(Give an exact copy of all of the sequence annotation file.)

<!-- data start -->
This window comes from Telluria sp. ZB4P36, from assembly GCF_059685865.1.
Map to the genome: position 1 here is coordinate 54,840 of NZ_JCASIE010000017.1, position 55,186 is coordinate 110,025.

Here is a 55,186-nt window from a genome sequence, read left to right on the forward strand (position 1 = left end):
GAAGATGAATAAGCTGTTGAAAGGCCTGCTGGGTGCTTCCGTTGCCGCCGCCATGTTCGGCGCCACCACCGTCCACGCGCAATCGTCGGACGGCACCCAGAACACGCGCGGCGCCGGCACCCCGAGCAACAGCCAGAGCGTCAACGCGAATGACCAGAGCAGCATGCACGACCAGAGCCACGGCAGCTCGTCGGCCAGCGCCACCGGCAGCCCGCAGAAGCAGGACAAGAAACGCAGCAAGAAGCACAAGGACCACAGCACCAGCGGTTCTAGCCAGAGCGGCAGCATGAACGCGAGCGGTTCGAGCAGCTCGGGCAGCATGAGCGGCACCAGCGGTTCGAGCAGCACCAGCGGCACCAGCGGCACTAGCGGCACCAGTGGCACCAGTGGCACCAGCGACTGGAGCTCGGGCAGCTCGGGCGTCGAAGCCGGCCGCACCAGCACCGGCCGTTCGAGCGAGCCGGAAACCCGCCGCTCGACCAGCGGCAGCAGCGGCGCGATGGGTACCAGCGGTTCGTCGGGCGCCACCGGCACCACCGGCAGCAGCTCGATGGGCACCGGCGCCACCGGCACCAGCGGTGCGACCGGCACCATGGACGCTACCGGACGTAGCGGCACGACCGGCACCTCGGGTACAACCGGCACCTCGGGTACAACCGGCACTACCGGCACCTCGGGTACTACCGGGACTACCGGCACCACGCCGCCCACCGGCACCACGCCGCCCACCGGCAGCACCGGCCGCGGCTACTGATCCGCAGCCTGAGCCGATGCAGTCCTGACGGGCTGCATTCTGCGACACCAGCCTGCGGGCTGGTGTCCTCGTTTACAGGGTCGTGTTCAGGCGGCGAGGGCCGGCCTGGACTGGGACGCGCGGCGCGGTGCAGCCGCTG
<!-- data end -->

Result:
This window comes from Telluria sp. ZB4P36, from assembly GCF_059685865.1.
Map to the genome: position 1 here is coordinate 54,840 of NZ_JCASIE010000017.1, position 55,186 is coordinate 110,025.

Here is a 55,186-nt window from a genome sequence, read left to right on the forward strand (position 1 = left end):
GAAGATGAATAAGCTGTTGAAAGGCCTGCTGGGTGCTTCCGTTGCCGCCGCCATGTTCGGCGCCACCACCGTCCACGCGCAATCGTCGGACGGCACCCAGAACACGCGCGGCGCCGGCACCCCGAGCAACAGCCAGAGCGTCAACGCGAATGACCAGAGCAGCATGCACGACCAGAGCCACGGCAGCTCGTCGGCCAGCGCCACCGGCAGCCCGCAGAAGCAGGACAAGAAACGCAGCAAGAAGCACAAGGACCACAGCACCAGCGGTTCTAGCCAGAGCGGCAGCATGAACGCGAGCGGTTCGAGCAGCTCGGGCAGCATGAGCGGCACCAGCGGTTCGAGCAGCACCAGCGGCACCAGCGGCACTAGCGGCACCAGTGGCACCAGTGGCACCAGCGACTGGAGCTCGGGCAGCTCGGGCGTCGAAGCCGGCCGCACCAGCACCGGCCGTTCGAGCGAGCCGGAAACCCGCCGCTCGACCAGCGGCAGCAGCGGCGCGATGGGTACCAGCGGTTCGTCGGGCGCCACCGGCACCACCGGCAGCAGCTCGATGGGCACCGGCGCCACCGGCACCAGCGGTGCGACCGGCACCATGGACGCTACCGGACGTAGCGGCACGACCGGCACCTCGGGTACAACCGGCACCTCGGGTACAACCGGCACTACCGGCACCTCGGGTACTACCGGGACTACCGGCACCACGCCGCCCACCGGCACCACGCCGCCCACCGGCAGCACCGGCCGCGGCTACTGATCCGCAGCCTGAGCCGATGCAGTCCTGACGGGCTGCATTCTGCGACACCAGCCTGCGGGCTGGTGTCCTCGTTTACAGGGTCGTGTTCAGGCGGCGAGGGCCGGCCTGGACTGGGACGCGCGGCGCGGTGCAGCCGCTG